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In West v. All State Boiler, Inc., 146 F.3d 1368 (Fed. Cir. 1998), we explained the rationale of Eichleay damages. We pointed out that in addition to a contractor's direct costs, which "arise solely because of and are attributable directly to performance of a specific contract," "a government contractor incurs indirect costs which are not attributable to one contract in particular but arise because of its general operations. Indirect costs are usually those costs that are 'incurred despite construction inactivity on a project, such as home office overhead including accounting and payroll services, general insurance, salaries of upper level management, heat, electricity, taxes, depreciation.'" Id. at 1372 (quoting Interstate Gen. Gov't Contractors, Inc. v. West, 12 F.3d 1053, 1058 (Fed. Cir. 1993)). "A contractor recovers its indirect costs by allocating them on a proportionate basis among all of its contracts." Id. (citations omitted). We quoted the following statement from the Board's Eichleay decision:


[O]verhead costs, including the main office [or home office] expenses involved in this case, cannot ordinarily be charged to a particular contract. They represent the cost of general facilities and administration necessary to the performance of all contracts. It is therefore necessary to allocate them to specific contracts on some fair basis of proration.


Id. at 1372 (quoting Eichleay Corp., ASBCA No. 5183, 60-2 B.C.A. (CCH) 2688, 13,574, 1960 WL 538 (1960)) (second alteration in original). We further stated that "recovery under the Eichleay formula is an extraordinary remedy designed to compensate a contractor for unabsorbed overhead costs that accrue when contract completion requires more time than originally anticipated because of a government-caused delay." Id. at 1377 (citations omitted). The contractor must of course "show that a government-imposed delay occurred." Sauer Inc. v. Danzig, 224 F.3d 1340, 1348 (Fed. Cir. 2000).


Eichleay damages involve a formula used to calculate a contractor's daily unabsorbed overhead; the amount is then multiplied by the number of days of government-caused performance delay to determine the contractor's damages. Eichleay Corp., ASBCA No. 5183, 60-2 B.C.A. (CCH) 2688, 13,568 (1960). In the present case Williams calculated its Eichleay daily unabsorbed overhead at $468, which it multiplied by 330 (the government-caused days of delay) for a total of $98,642.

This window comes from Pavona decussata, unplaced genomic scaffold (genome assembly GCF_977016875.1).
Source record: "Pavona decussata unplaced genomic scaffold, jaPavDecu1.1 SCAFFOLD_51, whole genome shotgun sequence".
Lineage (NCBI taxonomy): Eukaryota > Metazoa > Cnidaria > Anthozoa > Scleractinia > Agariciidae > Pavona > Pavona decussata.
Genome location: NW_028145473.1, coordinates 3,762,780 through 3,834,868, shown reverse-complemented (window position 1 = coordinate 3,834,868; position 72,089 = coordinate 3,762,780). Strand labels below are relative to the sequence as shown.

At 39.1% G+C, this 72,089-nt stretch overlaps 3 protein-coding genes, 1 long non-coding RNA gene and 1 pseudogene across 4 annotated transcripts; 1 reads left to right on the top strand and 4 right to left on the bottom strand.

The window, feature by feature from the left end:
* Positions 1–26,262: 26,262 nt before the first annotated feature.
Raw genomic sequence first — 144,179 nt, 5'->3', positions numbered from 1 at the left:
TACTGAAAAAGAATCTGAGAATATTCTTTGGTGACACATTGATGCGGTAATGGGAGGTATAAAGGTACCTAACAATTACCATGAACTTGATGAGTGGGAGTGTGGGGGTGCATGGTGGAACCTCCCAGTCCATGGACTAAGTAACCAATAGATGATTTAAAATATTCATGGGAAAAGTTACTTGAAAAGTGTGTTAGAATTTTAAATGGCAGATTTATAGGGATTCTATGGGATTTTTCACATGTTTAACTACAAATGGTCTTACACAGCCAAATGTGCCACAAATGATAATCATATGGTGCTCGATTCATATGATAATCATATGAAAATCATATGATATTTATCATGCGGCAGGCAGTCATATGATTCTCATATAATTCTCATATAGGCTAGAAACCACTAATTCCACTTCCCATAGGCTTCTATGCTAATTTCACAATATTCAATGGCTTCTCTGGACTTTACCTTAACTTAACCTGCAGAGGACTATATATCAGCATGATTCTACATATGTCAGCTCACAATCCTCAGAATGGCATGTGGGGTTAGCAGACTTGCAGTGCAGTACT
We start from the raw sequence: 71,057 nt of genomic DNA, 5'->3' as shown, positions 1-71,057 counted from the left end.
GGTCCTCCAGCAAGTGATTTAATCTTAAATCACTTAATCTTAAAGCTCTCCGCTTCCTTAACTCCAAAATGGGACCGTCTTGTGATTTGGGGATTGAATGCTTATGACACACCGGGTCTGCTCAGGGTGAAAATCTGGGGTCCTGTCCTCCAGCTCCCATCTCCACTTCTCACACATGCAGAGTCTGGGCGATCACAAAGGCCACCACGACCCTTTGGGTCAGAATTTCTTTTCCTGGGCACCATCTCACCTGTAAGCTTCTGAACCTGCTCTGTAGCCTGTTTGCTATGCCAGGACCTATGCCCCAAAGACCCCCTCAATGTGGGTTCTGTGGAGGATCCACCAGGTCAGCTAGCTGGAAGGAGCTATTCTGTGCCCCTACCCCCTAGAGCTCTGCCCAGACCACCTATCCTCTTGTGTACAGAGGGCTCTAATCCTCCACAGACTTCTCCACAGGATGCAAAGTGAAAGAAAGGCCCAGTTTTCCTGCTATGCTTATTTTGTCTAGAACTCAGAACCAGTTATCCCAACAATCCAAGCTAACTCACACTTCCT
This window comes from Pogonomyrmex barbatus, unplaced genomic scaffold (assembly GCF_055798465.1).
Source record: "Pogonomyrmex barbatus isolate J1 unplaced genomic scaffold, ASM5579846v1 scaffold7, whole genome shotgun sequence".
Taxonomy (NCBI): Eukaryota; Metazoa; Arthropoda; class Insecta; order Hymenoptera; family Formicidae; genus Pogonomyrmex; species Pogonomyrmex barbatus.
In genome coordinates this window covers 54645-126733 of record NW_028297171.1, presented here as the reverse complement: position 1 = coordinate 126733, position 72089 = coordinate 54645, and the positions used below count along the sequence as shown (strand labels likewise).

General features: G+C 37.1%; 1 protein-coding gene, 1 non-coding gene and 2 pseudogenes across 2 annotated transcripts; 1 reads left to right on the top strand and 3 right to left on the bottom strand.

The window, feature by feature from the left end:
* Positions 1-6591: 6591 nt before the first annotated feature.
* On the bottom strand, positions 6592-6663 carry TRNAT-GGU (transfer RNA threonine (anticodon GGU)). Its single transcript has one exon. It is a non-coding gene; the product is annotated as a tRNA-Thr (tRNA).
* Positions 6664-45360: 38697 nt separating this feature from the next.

The "two prerequisites to application of the Eichleay formula to recover unabsorbed overhead [caused by government delay are]: (1) that the contractor be on standby and (2) that the contractor be unable to take on other work." Interstate Gen. Gov't Contractors, Inc. v. West, 12 F.3d 1053, 1056 (Fed. Cir. 1993). "The proper standby test focuses on the delay or suspension of contract performance for an uncertain duration, during which a contractor is required to remain ready to perform." Id. at 1058. The second prong -- the contractor's inability to take on outside work -- requires "the government to demonstrate that it was not impractical for the contractor to take on replacement work and thus avoid the loss." All State Boiler, 146 F.3d at 1381 (emphasis added). If both of these requirements are satisfied, the contractor has shown that it had unabsorbed general overhead for which it is entitled to Eichleay damages.


Many, if not most, of our decisions involving Eichleay damages have dealt with those two requirements. In the present case, however, the Board did not mention, let alone discuss, either of these. Instead, it ruled that Williams' Eichleay claim failed because the auditor found that all of Williams' home office overhead was absorbed. As the Board stated:


The DCAA auditor found that the overhead for the entire period of extended contract performance was "fully absorbed by the basic contract, contract modifications, and other projects." . . . On this evidence, CGW's Eichleay claim is not proven.


The quoted language from the auditor's "finding" apparently is taken from the revised audit report of Williams' proposed revised equitable adjustment it submitted to the contracting officer. The audit report described the quoted language as "our prior opinion" expressed in the auditor's earlier report.


The Board's function in this case was itself to determine whether Williams had established its case for Eichleay damages, not to determine whether the auditor's "finding" that Williams had not done so was supported by the record. The Board was entitled to give the auditor's evidence and testimony, like that of any other evidence, whatever weight it concluded it should have. Under the Contracts Disputes Act, however, it is the function and responsibility of the Board, and not of the auditor, to decide the question of entitlement.